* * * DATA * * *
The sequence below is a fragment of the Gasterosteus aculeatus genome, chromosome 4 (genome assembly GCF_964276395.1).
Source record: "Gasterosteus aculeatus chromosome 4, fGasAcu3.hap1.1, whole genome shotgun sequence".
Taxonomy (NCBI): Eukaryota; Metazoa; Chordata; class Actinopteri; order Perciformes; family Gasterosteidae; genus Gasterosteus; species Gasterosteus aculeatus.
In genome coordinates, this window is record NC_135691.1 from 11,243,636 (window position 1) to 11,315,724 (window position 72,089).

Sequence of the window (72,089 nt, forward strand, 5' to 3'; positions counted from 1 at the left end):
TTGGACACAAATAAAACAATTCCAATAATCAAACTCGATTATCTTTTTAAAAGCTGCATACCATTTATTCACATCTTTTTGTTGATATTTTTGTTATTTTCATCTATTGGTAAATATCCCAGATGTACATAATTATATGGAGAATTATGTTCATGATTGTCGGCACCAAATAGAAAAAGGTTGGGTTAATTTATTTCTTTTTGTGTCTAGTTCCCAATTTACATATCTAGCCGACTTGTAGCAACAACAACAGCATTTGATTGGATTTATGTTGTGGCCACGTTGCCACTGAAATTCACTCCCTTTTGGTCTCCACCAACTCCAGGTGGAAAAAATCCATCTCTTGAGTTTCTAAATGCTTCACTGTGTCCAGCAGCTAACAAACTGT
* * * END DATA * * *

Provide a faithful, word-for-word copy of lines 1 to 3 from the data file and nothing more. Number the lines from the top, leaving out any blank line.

The sequence below is a fragment of the Gasterosteus aculeatus genome, chromosome 4 (genome assembly GCF_964276395.1).
Source record: "Gasterosteus aculeatus chromosome 4, fGasAcu3.hap1.1, whole genome shotgun sequence".
Taxonomy (NCBI): Eukaryota; Metazoa; Chordata; class Actinopteri; order Perciformes; family Gasterosteidae; genus Gasterosteus; species Gasterosteus aculeatus.